Steamboat Springs The opening of the Steamboat Mountain Soccer Tournament Friday allows the participating 12 local soccer teams a break from travel to compete at home.
But it doesn't mean they will take it easy.
The Steamboat Springs Youth Soccer Association has developed a reputation for its ability to create and mold talented individuals and teams in a smaller mountain town.
Friday, each Steamboat team has a chance to showcase its skill on its home fields in the opening of pool play in the Steamboat Mountain Soccer Tournament.
With more than 150 teams from seven states scheduled to play this weekend, the Steamboat tournament is one of the largest -- and deepest -- in Colorado.
Bryan Bomberg's U-13 boys team spends the summer and fall competing statewide and this year has been no different.
Instead of tournaments, his team played in a Western Slope league this spring and plans to compete in a state league in the fall -- their eighth- grade year.
"For this size of town, we're very competitive in soccer," Bomberg said. "We have excellent children athletes and have built a program that supports them through funding from the tournament."
The Steamboat Mountain Soccer Tournament is the SSYSA's only fund-raiser. The SSYSA uses money raised from the tournament to help support the town's traveling teams, as well as improve field quality and coaching received by the 450-plus children involved in youth soccer in Steamboat.
Leon Rinck's two U-10 girls teams are the youngest Steamboat teams playing this weekend.
A format change implemented this year will allow the U-10 girls and boys to play four-on-four on a smaller field without goalies. All other divisions will play with the standard 11 players per team.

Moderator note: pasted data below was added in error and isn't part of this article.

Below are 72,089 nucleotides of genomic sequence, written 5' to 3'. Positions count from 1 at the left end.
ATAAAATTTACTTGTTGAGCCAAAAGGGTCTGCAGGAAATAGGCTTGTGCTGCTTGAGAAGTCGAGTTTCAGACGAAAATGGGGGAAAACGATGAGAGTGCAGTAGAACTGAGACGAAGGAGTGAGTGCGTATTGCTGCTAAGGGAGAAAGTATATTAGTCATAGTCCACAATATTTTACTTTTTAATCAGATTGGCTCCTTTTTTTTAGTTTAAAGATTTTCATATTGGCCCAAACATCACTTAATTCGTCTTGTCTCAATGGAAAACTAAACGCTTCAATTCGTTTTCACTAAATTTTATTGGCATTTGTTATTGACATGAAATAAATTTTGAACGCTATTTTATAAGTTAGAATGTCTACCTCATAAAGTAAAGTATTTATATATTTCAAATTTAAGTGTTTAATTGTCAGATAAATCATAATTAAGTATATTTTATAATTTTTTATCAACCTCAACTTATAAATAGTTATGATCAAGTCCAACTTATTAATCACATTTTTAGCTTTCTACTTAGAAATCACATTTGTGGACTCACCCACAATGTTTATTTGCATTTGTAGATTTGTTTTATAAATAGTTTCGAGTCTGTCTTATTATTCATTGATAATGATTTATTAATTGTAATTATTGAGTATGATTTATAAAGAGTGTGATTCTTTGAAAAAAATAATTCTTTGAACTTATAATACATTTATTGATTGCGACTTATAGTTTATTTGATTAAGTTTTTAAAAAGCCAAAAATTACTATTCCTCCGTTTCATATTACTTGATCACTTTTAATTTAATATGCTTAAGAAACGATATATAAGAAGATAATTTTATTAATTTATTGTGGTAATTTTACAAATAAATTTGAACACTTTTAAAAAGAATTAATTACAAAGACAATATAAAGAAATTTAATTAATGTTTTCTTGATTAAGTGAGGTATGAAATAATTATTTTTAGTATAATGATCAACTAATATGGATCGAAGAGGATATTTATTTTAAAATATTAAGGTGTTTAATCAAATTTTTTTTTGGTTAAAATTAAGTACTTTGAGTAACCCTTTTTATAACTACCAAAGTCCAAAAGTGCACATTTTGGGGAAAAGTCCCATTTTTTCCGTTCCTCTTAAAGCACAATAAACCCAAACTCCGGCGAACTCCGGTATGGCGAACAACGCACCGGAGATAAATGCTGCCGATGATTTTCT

"It's real fast and a lot of goals are scored," Rinck said of the new format. "It's a great teaching tool for the kids. We do a lot of three-on-three or four-on-four with our kids in practice. It's good to teach them the shape and skills they need to learn soccer."
Rinck said he does emphasize having fun while learning at their young age.
But even Rinck's two U-10 teams, split from one into two because of the format change, have already played in two tournaments this season.
"We went to Denver," Rinck said. "The whole idea of going to a big city and playing in a tournament is a highlight for them. They enjoy the soccer as well, but they tend to forget about the games pretty quickly."
For many of the estimated 2,000 children playing this weekend, the experience of coming to a mountain town will be an excitement, as well.
The three-day tournament will occupy nearly all the Steamboat soccer fields from 8 a.m. to 8 p.m. Friday and Saturday.
Games will be played at Heritage Park, Whistler Park, Emerald Park, Steamboat Springs High School, Ski Town fields and the Maple fields near the high school.
Admission is free, and spectators are encouraged to come support the Steamboat teams.
Pool play is scheduled for Friday and Saturday, with the championship round scheduled for Sunday.